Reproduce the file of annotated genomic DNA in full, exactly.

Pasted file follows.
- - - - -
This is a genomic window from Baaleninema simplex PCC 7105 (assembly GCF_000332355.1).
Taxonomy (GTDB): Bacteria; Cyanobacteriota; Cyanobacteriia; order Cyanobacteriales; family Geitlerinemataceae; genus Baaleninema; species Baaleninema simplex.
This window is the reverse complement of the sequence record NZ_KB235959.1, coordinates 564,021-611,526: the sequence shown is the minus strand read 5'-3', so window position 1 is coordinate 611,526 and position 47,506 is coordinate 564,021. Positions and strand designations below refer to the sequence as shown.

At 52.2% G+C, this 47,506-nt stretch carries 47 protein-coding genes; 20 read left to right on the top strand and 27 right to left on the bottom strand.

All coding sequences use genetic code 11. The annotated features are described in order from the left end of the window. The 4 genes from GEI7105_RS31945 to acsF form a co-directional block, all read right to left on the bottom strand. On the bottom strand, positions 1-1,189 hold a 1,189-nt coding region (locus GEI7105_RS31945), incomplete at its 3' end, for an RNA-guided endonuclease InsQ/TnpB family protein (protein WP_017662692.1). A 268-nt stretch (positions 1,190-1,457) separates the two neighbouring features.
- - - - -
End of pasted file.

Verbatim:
This is a genomic window from Baaleninema simplex PCC 7105 (assembly GCF_000332355.1).
Taxonomy (GTDB): Bacteria; Cyanobacteriota; Cyanobacteriia; order Cyanobacteriales; family Geitlerinemataceae; genus Baaleninema; species Baaleninema simplex.
This window is the reverse complement of the sequence record NZ_KB235959.1, coordinates 564,021-611,526: the sequence shown is the minus strand read 5'-3', so window position 1 is coordinate 611,526 and position 47,506 is coordinate 564,021. Positions and strand designations below refer to the sequence as shown.

At 52.2% G+C, this 47,506-nt stretch carries 47 protein-coding genes; 20 read left to right on the top strand and 27 right to left on the bottom strand.

All coding sequences use genetic code 11. The annotated features are described in order from the left end of the window. The 4 genes from GEI7105_RS31945 to acsF form a co-directional block, all read right to left on the bottom strand. On the bottom strand, positions 1-1,189 hold a 1,189-nt coding region (locus GEI7105_RS31945), incomplete at its 3' end, for an RNA-guided endonuclease InsQ/TnpB family protein (protein WP_017662692.1). A 268-nt stretch (positions 1,190-1,457) separates the two neighbouring features.